I'm really excited about this. Really. Excited. Not only will the new house have more than 1 bedroom, there's real doors to them! A garage! A yard!! A basement with unlimited possibilities like brewing (don't tell the wife) and canning! All of these things are great, but I'm most excited about the kitchen. It's not for the eat-in capabilities or the sweet pantry or the older white appliances which will one day be replaced. What am I so super jazzed about?? The windows! Lots of them!! I can't wait for the natural light for capturing recipe pics. I'm not big into food porn, as most foodies are these days, I just try and do the best with what I have, which is a nice camera but it's certainly no thousand-dollar DSLR, it's a point-and-shoot-and-eat. Ask any photographer though, and they will tell you the most important element is the lighting. All of my food photography, except for one zucchini dish, has been my under my kitchen ceiling flood lights, which so far has been adequate yet not astonishing. It might take a while to get BLT up and running at the new spot, but look for a dramatic improvement to the food pics. I'm downright giddy.
Chicago already tried and retracted this, all because of one over-zealous politician. Leave it up to the most regulated state in these United States to try banning this delicacy. With the way most cattle and poultry is treated in this country, I find this utterly inane, without merit, and how would the French put it? Stupid. Another example of the government not focusing on the more important matters in the world today and manipulating your life unnecessarily. You won't hear me often on political rants, but whatever the organization might be- political or religious or a governing agency, don't tell me what I can't eat or when I can't eat something. I'm like a 5 yr. old, if you tell me I can't do something it's only going to make it more appealing.
Enough of my complaining, as I don't soon plan on finding myself in Cali with a hankering for foie gras. So back to the recipe of this post. This is a simple dish that has so much flavor. There are few ingredients and you need little time for preparation. If you like pasta, bacon, and mushrooms, this is a slam-dunk. Perfect for a chilly/rainy weeknight dinner with a green salad and grilled garlic bread. If you would like to serve with a glass of light red such as a Pinot Noir, it's not currently against the law.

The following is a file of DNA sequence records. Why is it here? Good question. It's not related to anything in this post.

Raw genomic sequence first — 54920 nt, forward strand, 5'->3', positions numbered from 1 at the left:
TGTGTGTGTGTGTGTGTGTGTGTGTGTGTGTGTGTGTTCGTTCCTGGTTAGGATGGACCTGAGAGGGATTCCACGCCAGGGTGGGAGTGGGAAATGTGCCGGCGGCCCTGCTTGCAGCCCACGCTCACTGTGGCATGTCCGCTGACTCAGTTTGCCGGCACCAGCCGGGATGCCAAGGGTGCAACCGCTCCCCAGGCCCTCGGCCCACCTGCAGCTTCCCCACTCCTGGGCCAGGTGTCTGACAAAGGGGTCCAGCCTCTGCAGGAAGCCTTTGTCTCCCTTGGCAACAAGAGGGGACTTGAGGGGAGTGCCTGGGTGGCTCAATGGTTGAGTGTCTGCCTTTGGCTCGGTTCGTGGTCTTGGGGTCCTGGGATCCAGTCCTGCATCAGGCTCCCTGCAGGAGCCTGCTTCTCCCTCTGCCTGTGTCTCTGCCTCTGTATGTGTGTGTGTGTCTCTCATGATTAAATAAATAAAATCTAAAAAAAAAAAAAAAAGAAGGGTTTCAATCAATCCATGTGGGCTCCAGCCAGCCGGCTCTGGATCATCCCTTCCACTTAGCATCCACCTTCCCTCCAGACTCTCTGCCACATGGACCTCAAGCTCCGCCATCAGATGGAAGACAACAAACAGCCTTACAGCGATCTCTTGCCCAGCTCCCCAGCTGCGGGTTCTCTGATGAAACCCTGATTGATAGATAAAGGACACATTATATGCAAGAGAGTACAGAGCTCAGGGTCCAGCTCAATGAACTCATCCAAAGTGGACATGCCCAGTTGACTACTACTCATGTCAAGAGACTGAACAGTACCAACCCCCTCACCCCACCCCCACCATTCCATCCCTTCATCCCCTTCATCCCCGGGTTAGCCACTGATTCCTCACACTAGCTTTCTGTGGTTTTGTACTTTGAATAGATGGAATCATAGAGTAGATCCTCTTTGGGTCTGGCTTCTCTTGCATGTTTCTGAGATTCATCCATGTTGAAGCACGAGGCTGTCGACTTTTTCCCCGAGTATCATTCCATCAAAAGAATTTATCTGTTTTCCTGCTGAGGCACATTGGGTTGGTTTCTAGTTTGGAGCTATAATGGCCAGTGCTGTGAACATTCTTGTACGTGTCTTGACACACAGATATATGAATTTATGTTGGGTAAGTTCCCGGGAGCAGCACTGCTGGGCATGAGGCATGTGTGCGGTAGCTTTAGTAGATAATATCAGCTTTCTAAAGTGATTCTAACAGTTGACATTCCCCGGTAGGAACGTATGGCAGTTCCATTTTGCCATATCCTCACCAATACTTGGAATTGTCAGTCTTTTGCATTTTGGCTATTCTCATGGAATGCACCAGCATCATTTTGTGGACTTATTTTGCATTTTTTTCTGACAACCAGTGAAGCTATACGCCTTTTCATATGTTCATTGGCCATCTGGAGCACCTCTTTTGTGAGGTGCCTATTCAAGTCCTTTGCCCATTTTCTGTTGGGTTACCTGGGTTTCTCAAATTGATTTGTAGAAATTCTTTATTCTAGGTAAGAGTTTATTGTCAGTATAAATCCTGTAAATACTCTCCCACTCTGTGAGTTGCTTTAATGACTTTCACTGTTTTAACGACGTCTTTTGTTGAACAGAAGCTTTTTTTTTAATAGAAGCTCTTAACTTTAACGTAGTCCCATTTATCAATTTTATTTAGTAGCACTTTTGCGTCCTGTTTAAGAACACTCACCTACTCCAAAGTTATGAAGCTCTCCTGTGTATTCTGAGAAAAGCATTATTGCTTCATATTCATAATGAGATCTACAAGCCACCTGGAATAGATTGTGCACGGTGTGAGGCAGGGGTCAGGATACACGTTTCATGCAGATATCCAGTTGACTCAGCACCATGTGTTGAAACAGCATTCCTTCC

Normally I like to serve whole-wheat pasta, but for this recipe I chose plain white fettuccine, as the lighter pasta let the light flavors of this dish shine. Yes- bacon, butter, and cheese are 'light'.
Fettuccine with Pancetta and Mushrooms
3 servings (means someone gets a kick-ass leftover for lunch)
12 oz. fettucine
1/2 medium onion, small dice
2 TB butter, divided
3-4 oz. pancetta, thinly sliced (rolled and sliced like basil chiffonade)
12 oz. mushrooms, sliced 1/4" thick- cremini or baby bella (button) or a mix
1/2 ts dried thyme
1 C low-sodium beef broth
1/2 C heavy cream
1/2 C pasta cooking water
3/4 C parmigiano reggiano, divided
2 TB fresh parsley, roughly chopped
As your salted water is heating for cooking pasta, melt 1 TB of butter in a large skillet over medium heat. Once the foaming subsides, add in the pancetta and cook until nicely crisped, about 5-6 minutes. Stir often to avoid burning the protein. Once brown and crispy, remove and set aside on a plate. Add in the onions, cook for 3-4 minutes until softened and almost translucent. Push the onions to the outer edge of the skillet, add half the mushrooms so they all have good surface contact with the hot pan to brown them properly. Cook for 2 minutes, then flip, cook for another 2 minutes and then move to the edge for the next round. You want to retain some of the mushroom texture, cook until just browned on each side. Now would be a good time to start cooking the fettuccine. To the onion/shroom mix, add the thyme and a bit of black pepper, then incorporate the broth. Scrape the pan to get all those tasty bits up in there. Let reduce for about 6-8 minutes, stirring occasionally. Turn down the heat to low and add the heavy cream, cook for another 3-4 minutes, stirring occasionally. Once the pasta is cooked, add up to a half C of the cooking water, depending on the consistency of the sauce at this point. Add in the cooked pasta, 1/2 C of parmigiano reggiano, the pancetta, 1 TB of butter, stir well to coat the noodles. Season to taste with S&P if necessary, top with a bit of fresh parsley and additional cheese to your liking.